As an alcoholic in recovery, I’m familiar with the concept of being kinder to yourself to heal. I spent a lifetime trying to escape pain and mentally beating myself up. I’ve had to work hard to strip myself back to the bones and build a healthier me. I wouldn’t hold myself up as an example of how to do this well. I feel blind and guideless most of the time. There’s an urge to “just get over it already,” which usually is counterproductive and acts as a weak bandaid in recovery.
Recovery is also crucial to athletic training. I’m getting used to being a little sore on a daily basis. I’ve also noticed that sometimes I may not hurt, but my muscles are just plain tired. As in, they don’t want to listen to me. I experienced this on Tuesday during my morning run. I’d planned on trying a 4 mile slow run with no walk breaks. I only made it a mile before my quads pooped out. I walked for a minute, then ran another half mile. I landed a little funny on my right foot — again my quads not quite in the game. I ran and walked the rest of the route, doing only 3.3 miles, running the final half mile. I completed the run in 35:36. I wasn’t too happy.
Off I went to yoga class. This one has a lot of stretching. I tried to ease up on my quads during the warrior poses. I felt stronger after yoga class, so I hopped on the treadmill, planning to do about 15 minutes of speed drills. I stayed on for 22 minutes and my end sprints felt really good (and fast for me — 6.67 minutes per mile). So good that I considered staying on the treadmill.
Which would’ve been a mistake. The last thing I want to do is injure myself by misstepping due to exhausted muscles. However, I’m glad I did this exercise to turnaround my bad feelings about the morning. So much of running is mental, and a positive attitude can literally take you far.
Yesterday I had my trainer session, which whipped me as usual. It was fun though. I can do stuff now that I couldn’t imagine being able to do even 3 weeks ago. My balance and strength have hugely improved. And I’m not so unequal on my left and right sides.
I woke up sore this morning, but not terrible. Off to one of my harder yoga classes. I expected to have to take child’s pose a bunch, but I had a good session. I even held the wheel pose for five slow breaths. I couldn’t get up into that pose two weeks ago.
I plan a slow run later today. But I’m easing off in preparation for my race Sunday. I consider the race a training run, so I’m not really tapering my schedule per se. More testing out the effects of what I do all week on my performance. I would like to beat my time from last week, but my eye is on the half marathon in September.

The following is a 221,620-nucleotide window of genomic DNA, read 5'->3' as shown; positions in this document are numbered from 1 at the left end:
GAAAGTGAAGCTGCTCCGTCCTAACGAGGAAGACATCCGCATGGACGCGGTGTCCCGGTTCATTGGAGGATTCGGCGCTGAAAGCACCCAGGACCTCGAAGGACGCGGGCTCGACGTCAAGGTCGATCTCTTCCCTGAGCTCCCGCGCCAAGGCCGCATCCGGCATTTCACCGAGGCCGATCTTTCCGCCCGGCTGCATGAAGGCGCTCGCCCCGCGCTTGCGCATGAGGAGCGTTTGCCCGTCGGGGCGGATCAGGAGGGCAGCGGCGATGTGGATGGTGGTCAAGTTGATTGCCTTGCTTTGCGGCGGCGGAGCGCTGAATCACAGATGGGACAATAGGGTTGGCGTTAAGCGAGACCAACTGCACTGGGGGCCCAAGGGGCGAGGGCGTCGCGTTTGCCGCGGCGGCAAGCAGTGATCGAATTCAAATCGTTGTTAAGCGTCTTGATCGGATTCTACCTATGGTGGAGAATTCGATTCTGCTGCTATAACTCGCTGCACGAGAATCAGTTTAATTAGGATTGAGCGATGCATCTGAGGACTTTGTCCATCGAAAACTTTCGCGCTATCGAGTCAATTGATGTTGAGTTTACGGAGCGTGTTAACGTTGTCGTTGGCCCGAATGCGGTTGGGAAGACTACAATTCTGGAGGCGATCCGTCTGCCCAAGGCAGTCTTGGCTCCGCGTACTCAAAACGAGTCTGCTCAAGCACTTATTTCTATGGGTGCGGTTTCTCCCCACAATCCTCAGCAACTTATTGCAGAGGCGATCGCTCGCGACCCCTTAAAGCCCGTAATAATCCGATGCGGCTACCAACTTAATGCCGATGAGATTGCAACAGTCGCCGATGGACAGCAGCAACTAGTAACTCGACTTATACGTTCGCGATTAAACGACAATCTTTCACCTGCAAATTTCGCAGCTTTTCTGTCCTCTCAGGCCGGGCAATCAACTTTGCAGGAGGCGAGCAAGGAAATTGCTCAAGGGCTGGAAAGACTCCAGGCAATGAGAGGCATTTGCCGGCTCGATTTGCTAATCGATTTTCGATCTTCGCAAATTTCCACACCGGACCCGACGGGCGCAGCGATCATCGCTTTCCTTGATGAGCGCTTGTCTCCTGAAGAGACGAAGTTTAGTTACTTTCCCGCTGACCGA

It’s hard to step back from training to give my muscles time to recover, but it’s the best way to teach my body how to improve.
I have a tendency to feel like skipping a day of something means I’m being lazy. I’m retraining my brain to understand differently. It helps if I make a plan, one that is reasonable, and stick to that rather than some fictional ideal of how I should be training. I’d run myself into an early grave if I did what my nasty inner voice expected of me.
One thing I’ve learned from my reading on running is that it is not a sign of weakness to take a rest day while training. It actually exhibits mental toughness — the belief that everything I’ve done will not disappear in one day of recovery. It’s this faith in my growing ability I need to work on. For instance, I’ve noticed that my speed lags mid race, with the beginning and ending posting much better times. It’s me holding back a bit too much because I haven’t achieved the confidence that I can finish the race despite that I already have several times. It’s irrational fear.
To grow, sometimes we have to break things apart to let them rebuild stronger. And it takes time to build things right. I’ve found that as I’ve stumbled through my sobriety and it’s true as I learn to be a better runner. Quick fixes and rigidity don’t work. Progress takes time and patience and changing negative thought patterns. A dedication to self. All things I’m not especially good at.
I’m game to keep trying. Because life is a marathon, not a sprint.